Hanan Bilal, a community activist and motivator from Florida, asks, “When will we stop living in the past and longing for our future? All we really have is this moment. The question is what are we going to do right now? Our time is now!”

The Past

That’s not to say that contemplation of past and future is verboten. The Quran tells stories of the past in order to educate us. The Messenger of Allah (sws) told us many stories of past Prophets and the Bani Israa’il, for the same reason. We study world history, we study the seerah of our Prophet and the lives of the Sahabah, because it inspires and informs.

I taught a martial arts class several hours ago and I’m still reviewing it in my mind, examining what I could do better next time. That’s part of the learning process for me.

I have a sweet young daughter named Salma and I often think about my time with her, something funny that she said, or the small gifts that she likes to make for me. Yesterday she made me a card that says “I love Baba.” A few days ago we had a poetry reading at our local Muslim community center, and in between readings our host told jokes. For some reason Salma positioned herself in the front row, and every time our host told a joke I heard Salma laughing loudly, even though I’m sure she did not understand the jokes (“do vegetarians eat animal crackers?”). Crazy kid, ha ha. So yeah, I think about past moments. But I’m not stuck in the past. I think about those moments because they educate me or make me smile, so they become a part of my present and future.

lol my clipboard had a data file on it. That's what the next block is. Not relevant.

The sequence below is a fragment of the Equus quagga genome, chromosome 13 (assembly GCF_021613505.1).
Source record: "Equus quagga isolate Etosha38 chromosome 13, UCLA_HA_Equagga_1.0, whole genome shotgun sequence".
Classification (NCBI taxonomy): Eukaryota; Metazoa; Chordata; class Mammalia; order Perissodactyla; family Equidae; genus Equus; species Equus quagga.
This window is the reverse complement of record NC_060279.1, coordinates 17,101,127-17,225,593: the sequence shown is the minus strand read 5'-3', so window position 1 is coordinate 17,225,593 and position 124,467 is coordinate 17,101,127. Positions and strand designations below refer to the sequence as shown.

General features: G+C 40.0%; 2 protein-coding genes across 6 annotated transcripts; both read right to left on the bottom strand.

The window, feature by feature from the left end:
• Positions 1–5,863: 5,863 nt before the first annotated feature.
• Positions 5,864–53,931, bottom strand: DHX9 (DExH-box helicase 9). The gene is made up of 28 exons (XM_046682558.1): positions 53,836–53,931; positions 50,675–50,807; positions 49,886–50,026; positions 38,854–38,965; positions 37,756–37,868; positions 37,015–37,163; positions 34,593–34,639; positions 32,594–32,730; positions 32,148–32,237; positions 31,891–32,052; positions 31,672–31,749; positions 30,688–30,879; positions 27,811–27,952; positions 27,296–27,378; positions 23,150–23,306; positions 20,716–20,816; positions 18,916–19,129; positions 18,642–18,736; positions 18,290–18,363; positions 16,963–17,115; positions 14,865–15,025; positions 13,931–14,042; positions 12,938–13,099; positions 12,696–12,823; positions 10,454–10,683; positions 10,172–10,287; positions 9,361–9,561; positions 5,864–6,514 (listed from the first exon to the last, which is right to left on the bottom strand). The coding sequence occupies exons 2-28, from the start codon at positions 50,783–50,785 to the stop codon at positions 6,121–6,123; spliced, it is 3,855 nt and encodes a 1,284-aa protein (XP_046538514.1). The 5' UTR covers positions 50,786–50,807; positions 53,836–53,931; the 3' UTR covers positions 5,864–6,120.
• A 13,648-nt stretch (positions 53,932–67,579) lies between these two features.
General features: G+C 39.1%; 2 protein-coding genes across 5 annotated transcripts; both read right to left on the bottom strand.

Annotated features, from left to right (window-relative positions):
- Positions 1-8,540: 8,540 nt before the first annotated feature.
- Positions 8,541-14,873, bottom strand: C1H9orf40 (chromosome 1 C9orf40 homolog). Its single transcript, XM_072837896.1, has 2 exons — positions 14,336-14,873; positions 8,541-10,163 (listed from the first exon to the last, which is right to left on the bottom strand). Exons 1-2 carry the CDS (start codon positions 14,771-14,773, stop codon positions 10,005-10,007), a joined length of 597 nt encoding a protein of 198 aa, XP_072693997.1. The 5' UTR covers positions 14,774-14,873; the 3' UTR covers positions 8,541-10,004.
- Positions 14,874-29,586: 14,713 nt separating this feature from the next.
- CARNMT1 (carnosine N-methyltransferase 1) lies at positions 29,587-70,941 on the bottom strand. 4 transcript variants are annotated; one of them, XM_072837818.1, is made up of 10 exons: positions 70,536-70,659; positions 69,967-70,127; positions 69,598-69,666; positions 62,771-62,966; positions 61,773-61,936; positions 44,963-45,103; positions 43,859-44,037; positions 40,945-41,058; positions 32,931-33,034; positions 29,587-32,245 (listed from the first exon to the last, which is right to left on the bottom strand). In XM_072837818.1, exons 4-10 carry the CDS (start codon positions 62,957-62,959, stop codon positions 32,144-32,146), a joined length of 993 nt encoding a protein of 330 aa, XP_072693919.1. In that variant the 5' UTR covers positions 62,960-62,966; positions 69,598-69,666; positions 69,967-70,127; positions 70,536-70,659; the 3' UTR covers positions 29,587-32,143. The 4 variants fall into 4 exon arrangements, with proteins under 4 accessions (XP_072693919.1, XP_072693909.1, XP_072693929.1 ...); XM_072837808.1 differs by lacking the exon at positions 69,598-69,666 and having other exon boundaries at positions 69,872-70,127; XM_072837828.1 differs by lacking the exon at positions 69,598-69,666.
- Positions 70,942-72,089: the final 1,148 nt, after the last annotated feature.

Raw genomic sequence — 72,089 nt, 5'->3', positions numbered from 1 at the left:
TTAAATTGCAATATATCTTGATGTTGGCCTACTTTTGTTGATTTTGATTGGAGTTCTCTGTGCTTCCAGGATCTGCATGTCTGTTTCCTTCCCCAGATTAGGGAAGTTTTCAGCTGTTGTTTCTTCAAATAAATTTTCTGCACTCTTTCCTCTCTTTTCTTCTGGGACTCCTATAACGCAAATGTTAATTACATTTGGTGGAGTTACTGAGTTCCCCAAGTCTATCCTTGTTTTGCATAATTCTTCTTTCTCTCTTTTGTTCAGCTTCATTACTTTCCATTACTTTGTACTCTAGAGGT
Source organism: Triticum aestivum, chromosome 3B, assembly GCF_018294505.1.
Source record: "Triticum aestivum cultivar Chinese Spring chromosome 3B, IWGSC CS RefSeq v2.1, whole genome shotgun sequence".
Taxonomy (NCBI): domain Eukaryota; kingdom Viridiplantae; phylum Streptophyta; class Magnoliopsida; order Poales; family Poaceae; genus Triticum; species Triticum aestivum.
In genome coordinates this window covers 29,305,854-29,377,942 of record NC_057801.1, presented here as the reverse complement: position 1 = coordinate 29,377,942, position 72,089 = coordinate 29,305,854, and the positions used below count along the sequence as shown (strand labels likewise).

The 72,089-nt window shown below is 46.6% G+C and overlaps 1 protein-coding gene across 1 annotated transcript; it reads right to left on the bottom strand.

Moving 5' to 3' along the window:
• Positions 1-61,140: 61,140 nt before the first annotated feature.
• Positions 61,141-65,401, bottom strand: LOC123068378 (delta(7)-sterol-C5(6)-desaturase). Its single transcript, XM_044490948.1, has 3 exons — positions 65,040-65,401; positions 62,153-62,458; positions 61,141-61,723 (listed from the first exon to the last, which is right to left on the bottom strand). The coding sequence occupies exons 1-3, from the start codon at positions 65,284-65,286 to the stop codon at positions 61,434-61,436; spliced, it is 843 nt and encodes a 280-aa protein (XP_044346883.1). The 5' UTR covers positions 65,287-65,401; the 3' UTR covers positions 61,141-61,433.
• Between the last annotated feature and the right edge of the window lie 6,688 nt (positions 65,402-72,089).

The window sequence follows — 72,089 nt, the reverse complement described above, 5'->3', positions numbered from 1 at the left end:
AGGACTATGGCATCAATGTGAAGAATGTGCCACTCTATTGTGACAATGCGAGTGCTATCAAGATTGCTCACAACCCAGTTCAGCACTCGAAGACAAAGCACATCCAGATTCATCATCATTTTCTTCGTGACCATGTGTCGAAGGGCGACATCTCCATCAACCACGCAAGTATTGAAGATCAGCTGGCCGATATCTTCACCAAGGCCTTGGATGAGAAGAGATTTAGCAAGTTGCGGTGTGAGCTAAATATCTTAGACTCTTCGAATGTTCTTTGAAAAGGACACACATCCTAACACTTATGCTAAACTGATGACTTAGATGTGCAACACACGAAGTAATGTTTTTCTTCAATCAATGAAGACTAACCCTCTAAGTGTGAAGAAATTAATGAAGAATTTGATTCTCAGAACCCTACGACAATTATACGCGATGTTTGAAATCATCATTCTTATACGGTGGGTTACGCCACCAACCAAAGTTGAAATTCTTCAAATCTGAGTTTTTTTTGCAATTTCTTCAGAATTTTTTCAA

On the other hand, I occasionally think about my former marriage, and those are usually not good thoughts, because I tend to dwell on the mistakes I made, and I feel sadness or guilt. I’ve already contemplated deeply on that period in my life, and I’ve learned my lessons. I don’t need to keep returning there in my mind, punishing myself. If I did, then I would indeed be stuck in the past, unable to move forward. That is the kind of pointless regret that weighs people down and burdens their spirits.

The Future

We plan for the future by having goals, getting an education, working hard, saving money, always learning and improving ourselves. We plan for our aakhirah by dedicating ourselves to Allah, worshiping, giving our money to the poor and orphans, and humbling ourselves. We build our futures step by step. But it’s not productive to sit around biting our nails and thinking, “What if I fail my exam, oh, when will I get married, what’s going to happen if I lose my job, how will I pay my bills…” You make yourself sick and it doesn’t help.

Don’t worry, plan. There’s a huge difference! Then acknowledge that you don’t control the future. That’s Allah’s province.  Trust in Him, let him be your guide, find your security in Him.

The security of the dunya is false security. Suffering is the lot of all Adam’s children, in one way or another, and death comes when we’re ready or not. The security of Allah is real and transcends this world.

The Moment

This moment is all we have, my friend. The past is gone, and the future never comes, because when we get there, we’re still in the present.

If you take this moment to breathe deeply and say, “SubhanAllah wa bihamdihi” – glory to Allah and all praise to Him – and then thank Allah for the blessings in your life, or sit down and play a game with your child, go for a walk in the sunshine, maybe take a few nature photos, call an old friend, write your spouse a love note, read a verse from the Quran and contemplate it – then you have lived! You have turned that moment into a precious gem, something to smile about and feel good about.

Let’s live the moment, be conscious of it, feel it, and give Allah the credit, and in doing so let’s turn the moment into a circle of sunshine and barakah.